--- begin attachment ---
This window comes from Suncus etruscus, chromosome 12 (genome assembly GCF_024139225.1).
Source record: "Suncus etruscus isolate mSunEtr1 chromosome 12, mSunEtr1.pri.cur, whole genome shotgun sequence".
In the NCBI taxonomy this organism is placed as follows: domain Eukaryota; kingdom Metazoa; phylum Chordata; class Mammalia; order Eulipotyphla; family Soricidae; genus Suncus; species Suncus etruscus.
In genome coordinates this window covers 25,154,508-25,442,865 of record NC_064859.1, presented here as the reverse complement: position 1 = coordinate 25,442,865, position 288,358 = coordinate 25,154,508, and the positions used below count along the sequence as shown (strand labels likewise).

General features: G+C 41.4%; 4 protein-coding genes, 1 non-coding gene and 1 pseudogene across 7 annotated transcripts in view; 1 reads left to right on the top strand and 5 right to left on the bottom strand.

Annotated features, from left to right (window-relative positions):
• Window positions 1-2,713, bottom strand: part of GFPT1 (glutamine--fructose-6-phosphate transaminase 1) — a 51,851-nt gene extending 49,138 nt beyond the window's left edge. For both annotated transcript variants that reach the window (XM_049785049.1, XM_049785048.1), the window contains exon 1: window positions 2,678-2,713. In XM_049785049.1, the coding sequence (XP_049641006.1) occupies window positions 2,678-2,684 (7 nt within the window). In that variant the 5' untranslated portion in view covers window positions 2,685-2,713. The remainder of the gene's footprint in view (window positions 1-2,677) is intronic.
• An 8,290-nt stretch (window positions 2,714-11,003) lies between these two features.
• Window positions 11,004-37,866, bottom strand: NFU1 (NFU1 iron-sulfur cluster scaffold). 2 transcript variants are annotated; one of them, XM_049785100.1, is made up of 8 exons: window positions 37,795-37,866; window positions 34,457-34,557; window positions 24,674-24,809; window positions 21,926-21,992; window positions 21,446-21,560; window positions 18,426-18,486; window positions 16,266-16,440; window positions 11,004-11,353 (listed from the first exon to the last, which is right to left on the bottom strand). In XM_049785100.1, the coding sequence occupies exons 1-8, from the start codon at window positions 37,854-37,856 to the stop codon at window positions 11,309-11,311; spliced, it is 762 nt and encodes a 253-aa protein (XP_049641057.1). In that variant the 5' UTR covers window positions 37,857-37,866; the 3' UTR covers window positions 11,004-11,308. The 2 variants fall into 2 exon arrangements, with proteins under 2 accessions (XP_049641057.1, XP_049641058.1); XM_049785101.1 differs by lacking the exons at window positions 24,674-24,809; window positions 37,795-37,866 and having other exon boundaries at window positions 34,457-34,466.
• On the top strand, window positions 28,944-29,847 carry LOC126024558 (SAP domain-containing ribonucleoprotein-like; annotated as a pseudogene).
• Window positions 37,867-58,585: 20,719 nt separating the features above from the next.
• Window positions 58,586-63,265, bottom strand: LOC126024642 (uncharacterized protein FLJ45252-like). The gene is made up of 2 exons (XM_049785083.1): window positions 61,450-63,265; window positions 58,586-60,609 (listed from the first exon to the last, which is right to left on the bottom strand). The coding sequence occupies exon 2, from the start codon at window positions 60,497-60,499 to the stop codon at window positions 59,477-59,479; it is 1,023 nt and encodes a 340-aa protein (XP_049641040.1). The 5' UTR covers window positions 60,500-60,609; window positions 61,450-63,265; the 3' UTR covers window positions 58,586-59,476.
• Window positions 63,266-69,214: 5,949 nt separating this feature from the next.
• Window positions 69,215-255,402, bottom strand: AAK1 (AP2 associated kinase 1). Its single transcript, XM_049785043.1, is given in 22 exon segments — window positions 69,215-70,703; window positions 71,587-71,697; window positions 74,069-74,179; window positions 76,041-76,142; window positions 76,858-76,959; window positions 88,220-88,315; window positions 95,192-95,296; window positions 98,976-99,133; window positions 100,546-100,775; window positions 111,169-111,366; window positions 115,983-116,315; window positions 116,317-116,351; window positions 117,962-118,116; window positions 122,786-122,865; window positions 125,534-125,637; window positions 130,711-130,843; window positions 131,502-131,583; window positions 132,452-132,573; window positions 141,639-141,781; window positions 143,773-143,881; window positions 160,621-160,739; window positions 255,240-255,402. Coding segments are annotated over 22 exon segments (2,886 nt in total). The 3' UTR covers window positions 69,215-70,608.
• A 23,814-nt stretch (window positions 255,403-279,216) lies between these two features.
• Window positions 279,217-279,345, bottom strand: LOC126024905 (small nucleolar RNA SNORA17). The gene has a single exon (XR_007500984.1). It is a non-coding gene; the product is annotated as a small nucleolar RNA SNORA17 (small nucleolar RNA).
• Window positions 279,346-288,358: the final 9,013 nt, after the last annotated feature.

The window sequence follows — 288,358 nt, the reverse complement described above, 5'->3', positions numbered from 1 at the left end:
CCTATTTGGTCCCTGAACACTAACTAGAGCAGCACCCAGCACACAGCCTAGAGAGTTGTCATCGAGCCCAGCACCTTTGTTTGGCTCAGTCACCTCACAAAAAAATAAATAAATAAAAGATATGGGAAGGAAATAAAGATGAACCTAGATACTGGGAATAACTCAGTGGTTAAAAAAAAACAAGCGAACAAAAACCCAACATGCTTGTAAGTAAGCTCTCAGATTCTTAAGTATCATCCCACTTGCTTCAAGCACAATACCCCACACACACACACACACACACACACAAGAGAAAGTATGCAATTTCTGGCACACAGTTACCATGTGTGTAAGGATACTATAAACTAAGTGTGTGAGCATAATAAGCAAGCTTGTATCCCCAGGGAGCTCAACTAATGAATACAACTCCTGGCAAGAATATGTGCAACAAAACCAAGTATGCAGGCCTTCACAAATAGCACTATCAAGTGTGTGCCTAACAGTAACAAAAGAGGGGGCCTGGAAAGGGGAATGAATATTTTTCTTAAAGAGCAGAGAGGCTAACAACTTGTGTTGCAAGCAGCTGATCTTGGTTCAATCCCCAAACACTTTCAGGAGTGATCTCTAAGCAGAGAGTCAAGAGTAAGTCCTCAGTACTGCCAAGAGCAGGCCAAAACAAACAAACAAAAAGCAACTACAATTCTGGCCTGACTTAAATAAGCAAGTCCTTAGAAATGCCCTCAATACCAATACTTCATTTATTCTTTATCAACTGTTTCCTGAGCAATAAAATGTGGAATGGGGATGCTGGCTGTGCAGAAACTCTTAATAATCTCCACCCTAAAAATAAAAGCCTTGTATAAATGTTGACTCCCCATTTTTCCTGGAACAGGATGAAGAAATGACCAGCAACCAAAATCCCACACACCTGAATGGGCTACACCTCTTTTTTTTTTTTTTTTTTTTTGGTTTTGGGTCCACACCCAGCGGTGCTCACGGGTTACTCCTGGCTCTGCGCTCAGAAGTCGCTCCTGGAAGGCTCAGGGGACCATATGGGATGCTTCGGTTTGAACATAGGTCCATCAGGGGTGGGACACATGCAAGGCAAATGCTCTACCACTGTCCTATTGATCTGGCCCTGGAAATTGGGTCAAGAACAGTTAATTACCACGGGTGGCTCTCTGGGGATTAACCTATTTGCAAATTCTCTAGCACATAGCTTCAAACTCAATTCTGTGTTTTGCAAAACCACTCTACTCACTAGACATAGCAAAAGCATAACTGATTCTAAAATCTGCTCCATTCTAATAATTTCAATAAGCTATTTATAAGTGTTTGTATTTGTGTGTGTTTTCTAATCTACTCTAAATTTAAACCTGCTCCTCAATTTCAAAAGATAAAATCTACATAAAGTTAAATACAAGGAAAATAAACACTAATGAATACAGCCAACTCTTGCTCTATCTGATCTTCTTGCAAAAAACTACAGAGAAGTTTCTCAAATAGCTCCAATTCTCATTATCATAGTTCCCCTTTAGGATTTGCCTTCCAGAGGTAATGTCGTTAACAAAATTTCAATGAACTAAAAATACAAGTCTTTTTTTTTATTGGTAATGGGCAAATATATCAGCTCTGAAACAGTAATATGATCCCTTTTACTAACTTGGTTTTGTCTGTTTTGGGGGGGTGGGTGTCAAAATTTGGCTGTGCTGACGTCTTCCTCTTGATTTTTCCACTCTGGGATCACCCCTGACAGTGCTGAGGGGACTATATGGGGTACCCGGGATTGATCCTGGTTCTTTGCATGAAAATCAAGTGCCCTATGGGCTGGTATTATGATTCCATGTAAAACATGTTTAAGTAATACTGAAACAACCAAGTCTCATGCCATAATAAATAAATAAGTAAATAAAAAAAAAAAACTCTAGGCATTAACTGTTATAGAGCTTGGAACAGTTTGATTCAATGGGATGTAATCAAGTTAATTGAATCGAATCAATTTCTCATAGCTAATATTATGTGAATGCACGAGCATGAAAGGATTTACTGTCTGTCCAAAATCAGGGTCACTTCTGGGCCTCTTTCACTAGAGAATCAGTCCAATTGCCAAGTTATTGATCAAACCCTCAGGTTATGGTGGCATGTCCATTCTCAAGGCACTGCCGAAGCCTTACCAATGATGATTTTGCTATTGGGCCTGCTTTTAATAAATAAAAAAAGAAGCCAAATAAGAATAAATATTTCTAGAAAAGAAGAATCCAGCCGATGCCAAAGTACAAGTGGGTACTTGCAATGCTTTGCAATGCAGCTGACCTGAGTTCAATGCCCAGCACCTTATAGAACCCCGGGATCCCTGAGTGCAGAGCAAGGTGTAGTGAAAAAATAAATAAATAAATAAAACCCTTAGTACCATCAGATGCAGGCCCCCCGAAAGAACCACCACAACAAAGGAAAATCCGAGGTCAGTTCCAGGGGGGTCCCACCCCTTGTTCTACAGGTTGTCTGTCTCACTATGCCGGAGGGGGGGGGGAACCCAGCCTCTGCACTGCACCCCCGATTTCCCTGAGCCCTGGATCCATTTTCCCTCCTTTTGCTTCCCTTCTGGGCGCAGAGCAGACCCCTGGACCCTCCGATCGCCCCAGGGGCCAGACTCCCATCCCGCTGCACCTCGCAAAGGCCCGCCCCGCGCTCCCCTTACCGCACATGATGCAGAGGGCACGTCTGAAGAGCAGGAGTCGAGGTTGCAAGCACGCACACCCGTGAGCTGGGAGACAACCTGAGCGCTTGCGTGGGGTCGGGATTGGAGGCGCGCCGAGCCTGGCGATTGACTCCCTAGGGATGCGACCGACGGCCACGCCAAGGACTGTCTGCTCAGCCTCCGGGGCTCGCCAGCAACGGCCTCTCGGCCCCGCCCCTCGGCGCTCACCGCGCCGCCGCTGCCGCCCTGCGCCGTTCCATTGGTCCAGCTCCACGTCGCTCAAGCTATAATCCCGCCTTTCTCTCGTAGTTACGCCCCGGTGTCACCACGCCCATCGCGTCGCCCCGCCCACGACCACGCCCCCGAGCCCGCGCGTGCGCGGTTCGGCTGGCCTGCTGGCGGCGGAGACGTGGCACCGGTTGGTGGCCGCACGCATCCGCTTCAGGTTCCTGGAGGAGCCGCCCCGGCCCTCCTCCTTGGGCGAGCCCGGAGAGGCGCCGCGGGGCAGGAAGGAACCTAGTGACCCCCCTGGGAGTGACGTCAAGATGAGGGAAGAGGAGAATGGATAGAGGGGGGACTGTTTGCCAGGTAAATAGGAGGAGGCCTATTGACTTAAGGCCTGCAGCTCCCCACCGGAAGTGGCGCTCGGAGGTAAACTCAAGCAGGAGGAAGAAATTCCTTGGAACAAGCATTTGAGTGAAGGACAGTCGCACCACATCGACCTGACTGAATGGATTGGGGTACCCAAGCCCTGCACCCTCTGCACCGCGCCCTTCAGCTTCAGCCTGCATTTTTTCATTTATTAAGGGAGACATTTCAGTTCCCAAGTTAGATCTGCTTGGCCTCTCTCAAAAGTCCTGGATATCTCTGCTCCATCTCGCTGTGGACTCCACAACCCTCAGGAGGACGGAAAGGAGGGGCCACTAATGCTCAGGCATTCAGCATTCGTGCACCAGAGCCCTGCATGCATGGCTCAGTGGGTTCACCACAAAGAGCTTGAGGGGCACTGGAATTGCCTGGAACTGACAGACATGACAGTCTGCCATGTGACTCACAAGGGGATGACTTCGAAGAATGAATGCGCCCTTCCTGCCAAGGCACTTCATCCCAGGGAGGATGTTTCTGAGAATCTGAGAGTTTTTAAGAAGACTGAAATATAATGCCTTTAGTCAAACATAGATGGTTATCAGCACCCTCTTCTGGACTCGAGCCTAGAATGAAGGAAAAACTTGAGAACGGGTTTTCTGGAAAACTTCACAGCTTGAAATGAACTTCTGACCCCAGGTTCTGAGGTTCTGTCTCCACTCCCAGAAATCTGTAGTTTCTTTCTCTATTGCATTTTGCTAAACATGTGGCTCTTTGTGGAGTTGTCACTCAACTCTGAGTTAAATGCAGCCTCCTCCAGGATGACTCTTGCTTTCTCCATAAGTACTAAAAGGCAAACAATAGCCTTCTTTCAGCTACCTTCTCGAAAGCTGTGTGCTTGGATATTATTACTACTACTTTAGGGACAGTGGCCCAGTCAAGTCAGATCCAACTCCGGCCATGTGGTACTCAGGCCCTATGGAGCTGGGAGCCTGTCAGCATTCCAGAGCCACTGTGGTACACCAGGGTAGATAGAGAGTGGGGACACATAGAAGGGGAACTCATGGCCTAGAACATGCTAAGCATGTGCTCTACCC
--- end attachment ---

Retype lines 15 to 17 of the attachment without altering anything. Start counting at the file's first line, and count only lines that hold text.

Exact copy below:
• A 23,814-nt stretch (window positions 255,403-279,216) lies between these two features.
• Window positions 279,217-279,345, bottom strand: LOC126024905 (small nucleolar RNA SNORA17). The gene has a single exon (XR_007500984.1). It is a non-coding gene; the product is annotated as a small nucleolar RNA SNORA17 (small nucleolar RNA).
• Window positions 279,346-288,358: the final 9,013 nt, after the last annotated feature.